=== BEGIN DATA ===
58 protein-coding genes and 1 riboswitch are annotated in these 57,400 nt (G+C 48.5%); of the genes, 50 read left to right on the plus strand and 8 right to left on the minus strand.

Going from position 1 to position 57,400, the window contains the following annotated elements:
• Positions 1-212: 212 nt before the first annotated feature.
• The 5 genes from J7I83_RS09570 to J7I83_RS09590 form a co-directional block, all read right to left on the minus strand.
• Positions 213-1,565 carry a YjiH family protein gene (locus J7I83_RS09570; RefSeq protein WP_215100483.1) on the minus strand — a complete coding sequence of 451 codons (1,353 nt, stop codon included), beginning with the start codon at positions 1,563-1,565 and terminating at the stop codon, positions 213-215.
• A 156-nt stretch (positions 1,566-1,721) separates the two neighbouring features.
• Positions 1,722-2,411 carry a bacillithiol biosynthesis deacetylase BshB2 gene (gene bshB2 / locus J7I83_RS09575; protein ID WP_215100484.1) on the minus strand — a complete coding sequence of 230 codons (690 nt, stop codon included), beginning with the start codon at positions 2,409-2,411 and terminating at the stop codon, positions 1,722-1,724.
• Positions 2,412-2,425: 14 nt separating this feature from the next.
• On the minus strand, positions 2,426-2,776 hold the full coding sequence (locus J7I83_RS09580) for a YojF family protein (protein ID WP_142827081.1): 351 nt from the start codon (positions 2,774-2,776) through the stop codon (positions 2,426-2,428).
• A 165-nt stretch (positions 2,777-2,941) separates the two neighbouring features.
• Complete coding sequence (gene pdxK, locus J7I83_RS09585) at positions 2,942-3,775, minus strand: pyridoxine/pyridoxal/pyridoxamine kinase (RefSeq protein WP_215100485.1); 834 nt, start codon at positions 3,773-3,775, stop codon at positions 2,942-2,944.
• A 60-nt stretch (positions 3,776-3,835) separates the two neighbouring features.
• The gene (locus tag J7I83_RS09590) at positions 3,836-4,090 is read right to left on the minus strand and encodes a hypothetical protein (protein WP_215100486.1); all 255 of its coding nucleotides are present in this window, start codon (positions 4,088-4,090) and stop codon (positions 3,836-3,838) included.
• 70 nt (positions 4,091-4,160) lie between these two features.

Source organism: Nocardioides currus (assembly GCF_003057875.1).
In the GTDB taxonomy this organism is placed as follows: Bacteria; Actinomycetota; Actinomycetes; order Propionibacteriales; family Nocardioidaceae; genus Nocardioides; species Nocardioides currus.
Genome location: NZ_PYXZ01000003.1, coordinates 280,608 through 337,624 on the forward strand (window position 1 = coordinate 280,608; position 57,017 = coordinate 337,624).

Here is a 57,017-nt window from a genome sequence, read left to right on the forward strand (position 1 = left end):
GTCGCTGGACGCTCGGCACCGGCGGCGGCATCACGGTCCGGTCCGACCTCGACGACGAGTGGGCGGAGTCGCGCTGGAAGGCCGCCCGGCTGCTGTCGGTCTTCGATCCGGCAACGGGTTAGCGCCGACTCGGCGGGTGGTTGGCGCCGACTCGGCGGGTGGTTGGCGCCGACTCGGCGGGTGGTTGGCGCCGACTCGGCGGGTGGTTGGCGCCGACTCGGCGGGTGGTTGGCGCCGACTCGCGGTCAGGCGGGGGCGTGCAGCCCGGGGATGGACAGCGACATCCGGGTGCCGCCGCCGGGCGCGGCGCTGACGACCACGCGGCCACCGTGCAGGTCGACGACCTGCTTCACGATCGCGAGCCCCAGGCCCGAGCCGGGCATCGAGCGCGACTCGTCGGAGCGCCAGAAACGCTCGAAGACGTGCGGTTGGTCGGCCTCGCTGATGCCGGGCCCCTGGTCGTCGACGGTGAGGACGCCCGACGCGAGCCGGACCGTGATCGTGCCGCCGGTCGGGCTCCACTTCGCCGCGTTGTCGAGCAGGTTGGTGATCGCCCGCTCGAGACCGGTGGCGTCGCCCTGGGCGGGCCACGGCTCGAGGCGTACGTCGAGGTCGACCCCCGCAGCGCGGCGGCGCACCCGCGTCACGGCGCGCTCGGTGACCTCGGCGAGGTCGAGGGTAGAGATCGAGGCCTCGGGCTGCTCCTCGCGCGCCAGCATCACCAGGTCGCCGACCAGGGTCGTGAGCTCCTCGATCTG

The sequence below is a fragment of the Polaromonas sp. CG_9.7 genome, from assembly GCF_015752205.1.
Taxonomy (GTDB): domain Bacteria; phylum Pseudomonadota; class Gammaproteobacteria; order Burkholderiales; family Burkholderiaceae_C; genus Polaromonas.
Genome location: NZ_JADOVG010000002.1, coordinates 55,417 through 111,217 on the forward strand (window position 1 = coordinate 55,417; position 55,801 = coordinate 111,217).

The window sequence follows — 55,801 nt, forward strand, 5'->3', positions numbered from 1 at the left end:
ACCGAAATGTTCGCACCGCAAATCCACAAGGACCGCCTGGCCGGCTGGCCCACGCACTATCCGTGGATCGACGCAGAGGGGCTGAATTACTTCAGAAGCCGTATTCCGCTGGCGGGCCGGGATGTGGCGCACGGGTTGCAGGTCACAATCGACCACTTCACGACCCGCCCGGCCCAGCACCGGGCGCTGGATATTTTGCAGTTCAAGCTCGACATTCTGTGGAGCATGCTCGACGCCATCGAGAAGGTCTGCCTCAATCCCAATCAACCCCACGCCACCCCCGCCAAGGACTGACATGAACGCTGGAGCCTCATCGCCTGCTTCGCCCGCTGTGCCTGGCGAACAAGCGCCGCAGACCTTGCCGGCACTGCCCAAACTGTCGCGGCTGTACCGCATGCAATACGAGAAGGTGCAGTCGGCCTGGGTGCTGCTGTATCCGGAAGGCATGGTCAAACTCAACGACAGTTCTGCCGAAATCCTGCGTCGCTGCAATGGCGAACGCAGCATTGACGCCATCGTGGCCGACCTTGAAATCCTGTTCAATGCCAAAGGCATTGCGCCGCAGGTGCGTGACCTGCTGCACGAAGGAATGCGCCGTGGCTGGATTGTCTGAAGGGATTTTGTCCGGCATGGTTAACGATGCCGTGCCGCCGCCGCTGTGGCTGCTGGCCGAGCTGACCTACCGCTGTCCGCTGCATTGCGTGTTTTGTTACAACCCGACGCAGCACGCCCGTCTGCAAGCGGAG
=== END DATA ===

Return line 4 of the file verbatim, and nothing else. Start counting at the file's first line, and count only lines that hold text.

• The 5 genes from J7I83_RS09570 to J7I83_RS09590 form a co-directional block, all read right to left on the minus strand.